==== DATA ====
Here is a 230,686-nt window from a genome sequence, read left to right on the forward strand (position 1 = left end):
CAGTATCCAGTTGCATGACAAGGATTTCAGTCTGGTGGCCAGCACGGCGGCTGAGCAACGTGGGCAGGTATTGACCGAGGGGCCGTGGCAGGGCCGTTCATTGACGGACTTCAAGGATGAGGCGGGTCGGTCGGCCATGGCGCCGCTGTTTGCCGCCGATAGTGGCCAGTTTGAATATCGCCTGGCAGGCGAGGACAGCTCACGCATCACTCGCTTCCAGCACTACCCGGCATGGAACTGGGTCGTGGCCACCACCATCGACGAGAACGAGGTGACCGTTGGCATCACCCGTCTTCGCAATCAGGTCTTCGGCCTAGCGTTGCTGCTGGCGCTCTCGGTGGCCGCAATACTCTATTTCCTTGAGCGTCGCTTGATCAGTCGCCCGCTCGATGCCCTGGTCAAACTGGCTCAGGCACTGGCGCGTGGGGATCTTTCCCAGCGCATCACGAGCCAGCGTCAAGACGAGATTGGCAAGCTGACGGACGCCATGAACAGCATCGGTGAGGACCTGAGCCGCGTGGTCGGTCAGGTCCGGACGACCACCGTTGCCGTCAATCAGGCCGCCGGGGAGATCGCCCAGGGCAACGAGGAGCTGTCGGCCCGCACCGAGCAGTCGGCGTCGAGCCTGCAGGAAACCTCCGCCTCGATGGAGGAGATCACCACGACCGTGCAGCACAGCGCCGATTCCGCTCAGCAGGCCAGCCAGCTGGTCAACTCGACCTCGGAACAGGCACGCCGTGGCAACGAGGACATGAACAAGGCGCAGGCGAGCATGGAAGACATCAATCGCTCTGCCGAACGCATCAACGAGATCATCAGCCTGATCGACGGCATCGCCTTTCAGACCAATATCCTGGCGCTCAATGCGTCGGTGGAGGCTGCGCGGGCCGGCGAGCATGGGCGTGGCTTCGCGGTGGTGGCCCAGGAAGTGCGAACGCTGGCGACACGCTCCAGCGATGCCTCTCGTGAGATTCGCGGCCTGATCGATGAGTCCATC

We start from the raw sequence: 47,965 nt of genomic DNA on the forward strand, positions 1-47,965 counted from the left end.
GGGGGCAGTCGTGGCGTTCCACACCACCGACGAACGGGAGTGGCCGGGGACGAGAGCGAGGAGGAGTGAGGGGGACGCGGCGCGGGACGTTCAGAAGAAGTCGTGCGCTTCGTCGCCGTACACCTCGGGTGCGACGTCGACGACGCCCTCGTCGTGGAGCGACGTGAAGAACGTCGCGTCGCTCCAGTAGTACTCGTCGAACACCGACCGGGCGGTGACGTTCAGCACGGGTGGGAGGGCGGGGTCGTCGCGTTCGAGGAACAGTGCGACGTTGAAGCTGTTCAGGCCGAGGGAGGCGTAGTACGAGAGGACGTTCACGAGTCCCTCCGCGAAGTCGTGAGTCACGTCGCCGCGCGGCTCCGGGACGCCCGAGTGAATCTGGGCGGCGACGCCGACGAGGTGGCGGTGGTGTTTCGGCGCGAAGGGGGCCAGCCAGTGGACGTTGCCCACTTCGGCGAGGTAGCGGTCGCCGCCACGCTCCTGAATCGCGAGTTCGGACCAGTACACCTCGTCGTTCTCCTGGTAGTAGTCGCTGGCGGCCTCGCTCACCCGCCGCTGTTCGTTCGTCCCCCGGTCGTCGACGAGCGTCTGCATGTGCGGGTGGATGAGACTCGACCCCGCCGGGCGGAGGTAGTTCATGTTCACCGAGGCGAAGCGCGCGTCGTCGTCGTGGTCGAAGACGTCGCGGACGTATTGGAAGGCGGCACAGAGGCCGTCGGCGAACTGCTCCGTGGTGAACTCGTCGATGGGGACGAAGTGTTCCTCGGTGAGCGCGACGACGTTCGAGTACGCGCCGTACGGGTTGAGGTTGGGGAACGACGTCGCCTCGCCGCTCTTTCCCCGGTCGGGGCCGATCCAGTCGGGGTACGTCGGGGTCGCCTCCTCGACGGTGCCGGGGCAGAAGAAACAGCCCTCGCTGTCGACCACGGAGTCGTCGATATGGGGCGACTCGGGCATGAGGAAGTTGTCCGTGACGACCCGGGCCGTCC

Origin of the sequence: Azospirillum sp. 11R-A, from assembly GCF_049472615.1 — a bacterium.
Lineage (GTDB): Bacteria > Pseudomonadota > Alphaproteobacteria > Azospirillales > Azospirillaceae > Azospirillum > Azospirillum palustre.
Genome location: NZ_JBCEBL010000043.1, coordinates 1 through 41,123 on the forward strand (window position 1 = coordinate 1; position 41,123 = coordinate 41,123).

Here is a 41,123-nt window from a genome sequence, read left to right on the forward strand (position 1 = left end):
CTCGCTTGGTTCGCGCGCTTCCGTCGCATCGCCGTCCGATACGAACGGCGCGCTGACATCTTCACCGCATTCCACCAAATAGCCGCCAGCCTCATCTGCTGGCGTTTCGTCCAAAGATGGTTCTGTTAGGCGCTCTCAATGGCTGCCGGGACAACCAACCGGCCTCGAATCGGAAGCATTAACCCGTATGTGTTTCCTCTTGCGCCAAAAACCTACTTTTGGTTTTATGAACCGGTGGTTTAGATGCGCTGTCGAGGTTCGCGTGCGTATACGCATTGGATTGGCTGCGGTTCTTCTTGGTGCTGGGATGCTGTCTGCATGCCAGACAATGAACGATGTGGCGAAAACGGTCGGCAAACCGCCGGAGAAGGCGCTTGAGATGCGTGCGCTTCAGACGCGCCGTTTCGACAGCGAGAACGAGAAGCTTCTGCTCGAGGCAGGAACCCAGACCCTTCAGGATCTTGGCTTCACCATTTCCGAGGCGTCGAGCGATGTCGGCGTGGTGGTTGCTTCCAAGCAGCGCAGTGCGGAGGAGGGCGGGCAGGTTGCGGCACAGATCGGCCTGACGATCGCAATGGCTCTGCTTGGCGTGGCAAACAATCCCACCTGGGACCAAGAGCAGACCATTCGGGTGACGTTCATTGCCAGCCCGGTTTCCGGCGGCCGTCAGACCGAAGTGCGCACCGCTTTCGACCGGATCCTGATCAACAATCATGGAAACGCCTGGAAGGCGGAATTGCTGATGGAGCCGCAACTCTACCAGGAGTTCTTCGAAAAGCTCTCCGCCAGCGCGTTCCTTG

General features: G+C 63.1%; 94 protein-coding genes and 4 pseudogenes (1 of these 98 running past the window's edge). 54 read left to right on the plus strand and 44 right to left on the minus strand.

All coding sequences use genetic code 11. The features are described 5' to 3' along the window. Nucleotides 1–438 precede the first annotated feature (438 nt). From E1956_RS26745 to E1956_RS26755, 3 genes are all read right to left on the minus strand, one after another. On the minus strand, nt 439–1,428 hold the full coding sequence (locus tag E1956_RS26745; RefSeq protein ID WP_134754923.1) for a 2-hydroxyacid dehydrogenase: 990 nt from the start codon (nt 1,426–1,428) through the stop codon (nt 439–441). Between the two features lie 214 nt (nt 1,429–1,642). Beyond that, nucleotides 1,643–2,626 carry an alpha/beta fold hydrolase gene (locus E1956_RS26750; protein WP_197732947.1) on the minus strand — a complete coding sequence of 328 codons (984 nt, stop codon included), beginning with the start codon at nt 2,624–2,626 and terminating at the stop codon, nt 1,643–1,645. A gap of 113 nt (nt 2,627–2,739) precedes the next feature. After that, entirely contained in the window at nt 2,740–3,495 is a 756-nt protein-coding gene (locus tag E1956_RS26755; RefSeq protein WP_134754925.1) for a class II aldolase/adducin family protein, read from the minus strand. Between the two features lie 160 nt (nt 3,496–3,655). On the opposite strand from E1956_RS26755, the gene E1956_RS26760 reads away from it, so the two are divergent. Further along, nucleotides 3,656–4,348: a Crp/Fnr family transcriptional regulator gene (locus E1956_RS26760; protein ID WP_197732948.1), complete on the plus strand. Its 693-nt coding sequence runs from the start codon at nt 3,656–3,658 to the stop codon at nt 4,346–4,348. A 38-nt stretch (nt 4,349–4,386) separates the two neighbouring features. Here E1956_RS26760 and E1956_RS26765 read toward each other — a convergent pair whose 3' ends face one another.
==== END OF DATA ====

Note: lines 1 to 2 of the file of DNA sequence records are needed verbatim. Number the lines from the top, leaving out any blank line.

Here is a 230,686-nt window from a genome sequence, read left to right on the forward strand (position 1 = left end):
CAGTATCCAGTTGCATGACAAGGATTTCAGTCTGGTGGCCAGCACGGCGGCTGAGCAACGTGGGCAGGTATTGACCGAGGGGCCGTGGCAGGGCCGTTCATTGACGGACTTCAAGGATGAGGCGGGTCGGTCGGCCATGGCGCCGCTGTTTGCCGCCGATAGTGGCCAGTTTGAATATCGCCTGGCAGGCGAGGACAGCTCACGCATCACTCGCTTCCAGCACTACCCGGCATGGAACTGGGTCGTGGCCACCACCATCGACGAGAACGAGGTGACCGTTGGCATCACCCGTCTTCGCAATCAGGTCTTCGGCCTAGCGTTGCTGCTGGCGCTCTCGGTGGCCGCAATACTCTATTTCCTTGAGCGTCGCTTGATCAGTCGCCCGCTCGATGCCCTGGTCAAACTGGCTCAGGCACTGGCGCGTGGGGATCTTTCCCAGCGCATCACGAGCCAGCGTCAAGACGAGATTGGCAAGCTGACGGACGCCATGAACAGCATCGGTGAGGACCTGAGCCGCGTGGTCGGTCAGGTCCGGACGACCACCGTTGCCGTCAATCAGGCCGCCGGGGAGATCGCCCAGGGCAACGAGGAGCTGTCGGCCCGCACCGAGCAGTCGGCGTCGAGCCTGCAGGAAACCTCCGCCTCGATGGAGGAGATCACCACGACCGTGCAGCACAGCGCCGATTCCGCTCAGCAGGCCAGCCAGCTGGTCAACTCGACCTCGGAACAGGCACGCCGTGGCAACGAGGACATGAACAAGGCGCAGGCGAGCATGGAAGACATCAATCGCTCTGCCGAACGCATCAACGAGATCATCAGCCTGATCGACGGCATCGCCTTTCAGACCAATATCCTGGCGCTCAATGCGTCGGTGGAGGCTGCGCGGGCCGGCGAGCATGGGCGTGGCTTCGCGGTGGTGGCCCAGGAAGTGCGAACGCTGGCGACACGCTCCAGCGATGCCTCTCGTGAGATTCGCGGCCTGATCGATGAGTCCATC